So today we’re going to play the RV version of NPR’s “Wait, Wait Don’t Tell Me, Bluff the Listener” game. We will give you three stories about our everyday life and you, the reader, will tell us which one is true. To set the stage, keep in mind that we just picked up our first of three back-to-back visitors, having primped and prepped the Big Lebowski in an attempt to treat our guests to an endless whirlwind of adventure and entertainment. Strenuous hikes, orienteering, kayaking, off-road excursions, maybe even a mule ride or two were planned for the next 17 days. Here we go:
Bathsheba in action.
A. Our granddaughter, Jacqui, arrived Saturday morning and informed us that she really, really wanted to go to the Renaissance Festival. Really, we said: in the hot, dusty, grimy desert with hoards of other sweaty tourists? YES! So we packed up on Sunday and headed out early to arrive one full hour before it opened in order to avoid sitting in traffic for an hour. After milling about in the crowd for 6 hours or so in the hot sun, Greg decided a few beers would be necessary to get him through the rest of the dusty day. Luckily, the beer stand was situated right next to the belly dancing stage. So after a few pints of ale, Greg was easily persuaded up on stage with the other targets tourists, to demonstrate just how easy it is for old white guys clad in sandals and black knee socks to learn how to belly dance. Unfortunately, when Bathsheba directed “pump to the right”, the geezer next to Greg, pumped to the left, his belt-loaded iPad knock-off collided with Greg’s hip. Greg went down hard and plink!, broke his 5th metatarsal. Some dudes on stilts loaded Greg up in the back of a camel cart and hauled him out to our car.
B. Our granddaughter, Jacqui, arrived Saturday morning and informed us that she was game for any activities except those involving reptiles, snakes, or slime of any sort. By 2 pm the same afternoon, Greg, lounging in his lawn chair, was prompted to look up when he heard the distinct sound of gravel being shaken in a tin can….or a rattlesnake. There at the edge of our campsite stood Jacqui, whiter than a spring tourist from Minnesota, staring at a gigantic rattlesnake not 2 feet in front of her. Greg, in an attempt to defend his eldest granddaughter from certain peril, grabbed his walking stick and vaulted the picnic table to reach her side. Well, almost. He didn’t quite clear the table and landed nose-to-nose with the snake. Luckily, the snake blinked first and slithered off toward the hapless tenters next door. Unluckily for Greg, his foot clipped the iron picnic table, breaking his 5th metatarsal.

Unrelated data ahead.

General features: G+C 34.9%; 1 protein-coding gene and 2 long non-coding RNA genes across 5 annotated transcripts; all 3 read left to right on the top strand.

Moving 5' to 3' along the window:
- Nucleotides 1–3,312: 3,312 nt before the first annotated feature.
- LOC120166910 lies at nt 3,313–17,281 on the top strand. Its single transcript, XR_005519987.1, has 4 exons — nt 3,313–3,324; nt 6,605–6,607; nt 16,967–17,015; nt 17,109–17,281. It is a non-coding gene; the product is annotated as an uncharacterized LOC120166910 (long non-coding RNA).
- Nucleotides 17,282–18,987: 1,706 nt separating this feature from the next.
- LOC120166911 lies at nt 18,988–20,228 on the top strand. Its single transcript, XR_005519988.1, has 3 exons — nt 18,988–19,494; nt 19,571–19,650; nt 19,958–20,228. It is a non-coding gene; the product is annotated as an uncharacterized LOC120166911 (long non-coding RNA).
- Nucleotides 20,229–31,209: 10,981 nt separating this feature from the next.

Note the rock which was wedged precariously under one side of the platform.
C. Our granddaughter, Jacqui, arrived Saturday morning and by Saturday afternoon the Arizona outdoors was proven totally unsafe when a rattlesnake was discovered sunning in our campsite. Despite being successfully wrangled, relocated, and entered into the Witness Protection Program, the snake’s presence prompted Jacqui to declare “Game On!” for cards – indoors — thank you very much. By Sunday afternoon, Greg informed me that he was through with wild gin rummy games for the rest of his life (guess who was losing) and headed outside for some “peace and quiet”. Which, strangely enough, goes well with cold beer. Descending the stairs with righteousness, he hit the edge of the 1” platform that contains our rug, turning both platform and foot on their sides and landing in a heap at the bottom of the steps. Good God, where’s that First Alert necklace when you need one? Jacqui heard a bit of commotion followed by moaning but continued to play QuizUp on her phone. Gail continued to look out the window, asking “now where’d he go now, I told him to start the grill”. Greg was back on his feet, well, one foot, hopping up and down, swearing incoherently. But not as bad as when the doctor told him the next day that he had broken his 5th metatarsal on his driving foot. We are now Googling “geocaching on crutches” and other fun ideas for our next two guests.